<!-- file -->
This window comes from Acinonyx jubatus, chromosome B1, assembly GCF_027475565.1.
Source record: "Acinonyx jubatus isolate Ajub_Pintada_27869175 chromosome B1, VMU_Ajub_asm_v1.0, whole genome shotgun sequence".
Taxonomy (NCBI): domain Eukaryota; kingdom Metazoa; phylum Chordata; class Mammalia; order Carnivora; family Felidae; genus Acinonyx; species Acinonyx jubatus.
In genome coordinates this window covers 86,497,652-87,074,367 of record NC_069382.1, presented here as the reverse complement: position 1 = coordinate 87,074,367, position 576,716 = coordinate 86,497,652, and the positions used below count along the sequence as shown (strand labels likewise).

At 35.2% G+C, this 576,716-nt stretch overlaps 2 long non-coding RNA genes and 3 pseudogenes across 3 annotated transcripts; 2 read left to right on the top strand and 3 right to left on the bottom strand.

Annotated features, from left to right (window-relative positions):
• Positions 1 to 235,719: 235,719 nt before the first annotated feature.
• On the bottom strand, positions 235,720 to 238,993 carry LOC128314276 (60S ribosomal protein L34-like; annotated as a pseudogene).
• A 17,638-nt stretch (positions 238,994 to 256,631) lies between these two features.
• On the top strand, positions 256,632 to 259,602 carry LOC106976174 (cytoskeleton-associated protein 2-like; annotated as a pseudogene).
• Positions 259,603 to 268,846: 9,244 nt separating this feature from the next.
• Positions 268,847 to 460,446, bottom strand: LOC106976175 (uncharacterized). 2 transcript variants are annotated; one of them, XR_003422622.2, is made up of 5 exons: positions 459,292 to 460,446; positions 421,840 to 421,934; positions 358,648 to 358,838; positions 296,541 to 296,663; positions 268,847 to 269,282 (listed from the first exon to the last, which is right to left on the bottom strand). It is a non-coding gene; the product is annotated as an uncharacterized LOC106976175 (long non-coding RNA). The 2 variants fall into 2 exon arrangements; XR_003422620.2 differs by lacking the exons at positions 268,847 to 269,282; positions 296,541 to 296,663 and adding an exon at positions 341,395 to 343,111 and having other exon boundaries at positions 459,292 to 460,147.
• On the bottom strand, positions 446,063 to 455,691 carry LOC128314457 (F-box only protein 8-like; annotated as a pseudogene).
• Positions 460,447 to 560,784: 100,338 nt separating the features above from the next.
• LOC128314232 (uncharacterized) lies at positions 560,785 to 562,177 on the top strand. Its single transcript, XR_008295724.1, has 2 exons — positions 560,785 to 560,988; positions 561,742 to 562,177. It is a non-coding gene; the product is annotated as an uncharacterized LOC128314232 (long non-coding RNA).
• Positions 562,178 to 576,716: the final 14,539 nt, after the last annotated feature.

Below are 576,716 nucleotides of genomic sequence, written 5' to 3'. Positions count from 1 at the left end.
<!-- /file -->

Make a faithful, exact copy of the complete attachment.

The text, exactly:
This window comes from Acinonyx jubatus, chromosome B1, assembly GCF_027475565.1.
Source record: "Acinonyx jubatus isolate Ajub_Pintada_27869175 chromosome B1, VMU_Ajub_asm_v1.0, whole genome shotgun sequence".
Taxonomy (NCBI): domain Eukaryota; kingdom Metazoa; phylum Chordata; class Mammalia; order Carnivora; family Felidae; genus Acinonyx; species Acinonyx jubatus.
In genome coordinates this window covers 86,497,652-87,074,367 of record NC_069382.1, presented here as the reverse complement: position 1 = coordinate 87,074,367, position 576,716 = coordinate 86,497,652, and the positions used below count along the sequence as shown (strand labels likewise).

At 35.2% G+C, this 576,716-nt stretch overlaps 2 long non-coding RNA genes and 3 pseudogenes across 3 annotated transcripts; 2 read left to right on the top strand and 3 right to left on the bottom strand.

Annotated features, from left to right (window-relative positions):
• Positions 1 to 235,719: 235,719 nt before the first annotated feature.
• On the bottom strand, positions 235,720 to 238,993 carry LOC128314276 (60S ribosomal protein L34-like; annotated as a pseudogene).
• A 17,638-nt stretch (positions 238,994 to 256,631) lies between these two features.
• On the top strand, positions 256,632 to 259,602 carry LOC106976174 (cytoskeleton-associated protein 2-like; annotated as a pseudogene).
• Positions 259,603 to 268,846: 9,244 nt separating this feature from the next.
• Positions 268,847 to 460,446, bottom strand: LOC106976175 (uncharacterized). 2 transcript variants are annotated; one of them, XR_003422622.2, is made up of 5 exons: positions 459,292 to 460,446; positions 421,840 to 421,934; positions 358,648 to 358,838; positions 296,541 to 296,663; positions 268,847 to 269,282 (listed from the first exon to the last, which is right to left on the bottom strand). It is a non-coding gene; the product is annotated as an uncharacterized LOC106976175 (long non-coding RNA). The 2 variants fall into 2 exon arrangements; XR_003422620.2 differs by lacking the exons at positions 268,847 to 269,282; positions 296,541 to 296,663 and adding an exon at positions 341,395 to 343,111 and having other exon boundaries at positions 459,292 to 460,147.
• On the bottom strand, positions 446,063 to 455,691 carry LOC128314457 (F-box only protein 8-like; annotated as a pseudogene).
• Positions 460,447 to 560,784: 100,338 nt separating the features above from the next.
• LOC128314232 (uncharacterized) lies at positions 560,785 to 562,177 on the top strand. Its single transcript, XR_008295724.1, has 2 exons — positions 560,785 to 560,988; positions 561,742 to 562,177. It is a non-coding gene; the product is annotated as an uncharacterized LOC128314232 (long non-coding RNA).
• Positions 562,178 to 576,716: the final 14,539 nt, after the last annotated feature.

Below are 576,716 nucleotides of genomic sequence, written 5' to 3'. Positions count from 1 at the left end.